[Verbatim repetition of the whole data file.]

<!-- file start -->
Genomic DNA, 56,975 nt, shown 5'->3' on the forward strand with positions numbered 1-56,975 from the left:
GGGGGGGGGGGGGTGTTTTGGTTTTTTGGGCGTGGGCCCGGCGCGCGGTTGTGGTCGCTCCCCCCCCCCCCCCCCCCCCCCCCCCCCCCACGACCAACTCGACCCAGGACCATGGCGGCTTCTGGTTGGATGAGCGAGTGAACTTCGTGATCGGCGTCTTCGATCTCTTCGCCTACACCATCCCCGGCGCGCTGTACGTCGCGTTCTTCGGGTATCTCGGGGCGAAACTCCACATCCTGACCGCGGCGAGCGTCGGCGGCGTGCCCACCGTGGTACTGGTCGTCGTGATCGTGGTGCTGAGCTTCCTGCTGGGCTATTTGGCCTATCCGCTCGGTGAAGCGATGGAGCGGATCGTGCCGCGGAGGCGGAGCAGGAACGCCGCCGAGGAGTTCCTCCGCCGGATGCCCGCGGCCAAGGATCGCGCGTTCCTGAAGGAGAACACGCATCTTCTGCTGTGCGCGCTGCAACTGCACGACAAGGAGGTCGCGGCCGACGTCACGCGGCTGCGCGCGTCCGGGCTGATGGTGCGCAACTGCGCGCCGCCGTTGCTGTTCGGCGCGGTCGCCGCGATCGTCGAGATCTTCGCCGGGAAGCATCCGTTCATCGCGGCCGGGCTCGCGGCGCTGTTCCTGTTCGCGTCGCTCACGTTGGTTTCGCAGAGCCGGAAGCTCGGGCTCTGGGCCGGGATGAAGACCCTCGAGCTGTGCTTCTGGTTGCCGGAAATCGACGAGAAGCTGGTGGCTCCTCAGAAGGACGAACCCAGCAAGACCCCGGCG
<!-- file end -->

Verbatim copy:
Genomic DNA, 56,975 nt, shown 5'->3' on the forward strand with positions numbered 1-56,975 from the left:
GGGGGGGGGGGGGTGTTTTGGTTTTTTGGGCGTGGGCCCGGCGCGCGGTTGTGGTCGCTCCCCCCCCCCCCCCCCCCCCCCCCCCCCCCACGACCAACTCGACCCAGGACCATGGCGGCTTCTGGTTGGATGAGCGAGTGAACTTCGTGATCGGCGTCTTCGATCTCTTCGCCTACACCATCCCCGGCGCGCTGTACGTCGCGTTCTTCGGGTATCTCGGGGCGAAACTCCACATCCTGACCGCGGCGAGCGTCGGCGGCGTGCCCACCGTGGTACTGGTCGTCGTGATCGTGGTGCTGAGCTTCCTGCTGGGCTATTTGGCCTATCCGCTCGGTGAAGCGATGGAGCGGATCGTGCCGCGGAGGCGGAGCAGGAACGCCGCCGAGGAGTTCCTCCGCCGGATGCCCGCGGCCAAGGATCGCGCGTTCCTGAAGGAGAACACGCATCTTCTGCTGTGCGCGCTGCAACTGCACGACAAGGAGGTCGCGGCCGACGTCACGCGGCTGCGCGCGTCCGGGCTGATGGTGCGCAACTGCGCGCCGCCGTTGCTGTTCGGCGCGGTCGCCGCGATCGTCGAGATCTTCGCCGGGAAGCATCCGTTCATCGCGGCCGGGCTCGCGGCGCTGTTCCTGTTCGCGTCGCTCACGTTGGTTTCGCAGAGCCGGAAGCTCGGGCTCTGGGCCGGGATGAAGACCCTCGAGCTGTGCTTCTGGTTGCCGGAAATCGACGAGAAGCTGGTGGCTCCTCAGAAGGACGAACCCAGCAAGACCCCGGCG